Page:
Tackling obesity by creating healthy residential environments




Increasing obesity rates are a serious public health issue in the WHO European Region. Physical inactivity plays a key role in the development of obesity. The design and quality of the residential environment in turn affects physical activity.

The WHO European Centre for Environment and Health conducted the project “Tackling obesity by creating healthy residential environments” in 2006-07 with support from the German Ministry of Health. Overall project findings confirm that various characteristics of the residential environment can promote physical activity, such as aesthetically pleasing neighbourhoods, access to physical activity facilities, density, land use mix, street connectivity, opportunities for public transport (including active commuting) and perceived safety in the neighbourhood. There are a number of local community interventions addressing these factors, but only a few are adequately evaluated. Different resident groups, as well as key stakeholders from governmental, nongovernmental and private industry organizations in different sectors, need to be involved in the planning, implementation and evaluation of activity-promoting interventions. National and local-level political commitment from key decision-makers and long-term funding are crucial for successful and sustainable implementation of interventions.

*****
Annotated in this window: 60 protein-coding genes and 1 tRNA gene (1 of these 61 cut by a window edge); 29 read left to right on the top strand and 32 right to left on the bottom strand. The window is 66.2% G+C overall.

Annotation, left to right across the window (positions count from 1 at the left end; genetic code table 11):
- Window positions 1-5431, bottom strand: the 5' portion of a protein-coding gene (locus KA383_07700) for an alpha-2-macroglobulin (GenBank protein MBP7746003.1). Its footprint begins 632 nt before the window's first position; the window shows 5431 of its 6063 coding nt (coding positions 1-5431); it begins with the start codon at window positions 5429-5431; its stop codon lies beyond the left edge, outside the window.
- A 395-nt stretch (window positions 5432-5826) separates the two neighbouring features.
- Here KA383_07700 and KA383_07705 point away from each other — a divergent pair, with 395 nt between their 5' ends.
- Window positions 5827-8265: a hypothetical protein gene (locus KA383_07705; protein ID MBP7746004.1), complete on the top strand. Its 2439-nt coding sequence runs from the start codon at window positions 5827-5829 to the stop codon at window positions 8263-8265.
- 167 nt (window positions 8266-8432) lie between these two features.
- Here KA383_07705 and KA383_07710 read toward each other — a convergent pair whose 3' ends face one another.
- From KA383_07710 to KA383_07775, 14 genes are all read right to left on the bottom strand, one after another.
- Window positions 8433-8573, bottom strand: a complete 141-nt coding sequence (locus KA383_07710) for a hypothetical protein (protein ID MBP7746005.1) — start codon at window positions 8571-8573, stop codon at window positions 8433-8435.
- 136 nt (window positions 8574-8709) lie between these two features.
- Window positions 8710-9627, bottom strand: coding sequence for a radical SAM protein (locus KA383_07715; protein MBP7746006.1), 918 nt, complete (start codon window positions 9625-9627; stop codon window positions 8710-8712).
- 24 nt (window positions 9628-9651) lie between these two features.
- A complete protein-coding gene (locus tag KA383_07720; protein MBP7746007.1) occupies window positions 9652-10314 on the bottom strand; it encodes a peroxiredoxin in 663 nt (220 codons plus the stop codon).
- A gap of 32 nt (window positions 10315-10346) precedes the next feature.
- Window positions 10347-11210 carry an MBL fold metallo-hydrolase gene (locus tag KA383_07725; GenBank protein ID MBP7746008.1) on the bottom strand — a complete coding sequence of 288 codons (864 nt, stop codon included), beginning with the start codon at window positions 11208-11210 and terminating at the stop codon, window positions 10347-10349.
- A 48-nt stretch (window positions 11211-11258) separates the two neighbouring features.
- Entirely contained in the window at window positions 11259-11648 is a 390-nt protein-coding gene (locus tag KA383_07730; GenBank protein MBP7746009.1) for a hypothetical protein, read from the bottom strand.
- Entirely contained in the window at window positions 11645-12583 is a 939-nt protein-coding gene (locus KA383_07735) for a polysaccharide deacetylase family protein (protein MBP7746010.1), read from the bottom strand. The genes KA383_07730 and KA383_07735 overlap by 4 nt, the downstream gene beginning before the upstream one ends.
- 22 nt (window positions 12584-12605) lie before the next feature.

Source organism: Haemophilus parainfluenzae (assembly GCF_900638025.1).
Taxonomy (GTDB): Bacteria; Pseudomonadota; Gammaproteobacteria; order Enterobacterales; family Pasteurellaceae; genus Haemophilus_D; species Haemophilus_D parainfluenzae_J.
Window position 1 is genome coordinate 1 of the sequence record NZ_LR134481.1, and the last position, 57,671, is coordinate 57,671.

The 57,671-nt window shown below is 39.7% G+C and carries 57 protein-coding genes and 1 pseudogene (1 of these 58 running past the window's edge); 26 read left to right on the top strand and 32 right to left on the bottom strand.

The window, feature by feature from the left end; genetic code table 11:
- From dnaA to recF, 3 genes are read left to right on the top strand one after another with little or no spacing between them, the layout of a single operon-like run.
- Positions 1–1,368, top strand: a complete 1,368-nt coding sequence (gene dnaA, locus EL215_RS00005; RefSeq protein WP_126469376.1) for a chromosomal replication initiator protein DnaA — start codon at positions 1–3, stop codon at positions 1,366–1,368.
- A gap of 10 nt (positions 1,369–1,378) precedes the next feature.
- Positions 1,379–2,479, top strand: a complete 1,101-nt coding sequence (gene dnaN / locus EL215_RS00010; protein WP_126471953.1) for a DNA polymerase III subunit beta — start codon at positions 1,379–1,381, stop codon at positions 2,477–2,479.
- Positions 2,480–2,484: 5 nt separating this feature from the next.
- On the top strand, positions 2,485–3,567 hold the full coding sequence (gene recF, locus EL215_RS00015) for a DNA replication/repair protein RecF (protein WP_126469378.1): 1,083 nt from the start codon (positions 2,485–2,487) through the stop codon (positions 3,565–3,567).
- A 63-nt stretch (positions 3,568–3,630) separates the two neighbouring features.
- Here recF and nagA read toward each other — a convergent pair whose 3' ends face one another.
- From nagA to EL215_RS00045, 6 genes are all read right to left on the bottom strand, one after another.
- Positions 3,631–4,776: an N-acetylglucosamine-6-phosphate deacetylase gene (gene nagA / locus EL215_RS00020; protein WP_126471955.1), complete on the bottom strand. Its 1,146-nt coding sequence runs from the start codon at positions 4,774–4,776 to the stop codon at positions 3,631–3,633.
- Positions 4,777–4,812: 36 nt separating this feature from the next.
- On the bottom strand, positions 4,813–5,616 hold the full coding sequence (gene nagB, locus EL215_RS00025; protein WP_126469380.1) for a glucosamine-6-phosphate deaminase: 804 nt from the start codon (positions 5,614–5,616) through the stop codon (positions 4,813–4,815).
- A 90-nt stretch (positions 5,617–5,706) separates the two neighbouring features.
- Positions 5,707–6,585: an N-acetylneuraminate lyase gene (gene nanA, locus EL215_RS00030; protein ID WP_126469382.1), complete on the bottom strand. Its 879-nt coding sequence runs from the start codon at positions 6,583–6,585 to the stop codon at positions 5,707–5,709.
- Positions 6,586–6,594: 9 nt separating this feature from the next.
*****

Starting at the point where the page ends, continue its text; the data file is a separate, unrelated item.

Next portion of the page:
Project components include: (a) a review of the literature on relationships between the residential environment, physical activity and obesity; (b) a European review of interventions to create residential environments that support physical activity, including the compilation of European case studies; (c) an expert meeting to discuss the literature evidence as well as selected European case studies; and (d) a secondary analysis of the WHO LARES (Large Analysis and Review of European housing and health Status) survey regarding the association between the built environment and socioeconomic factors with physical activity, overweight and obesity.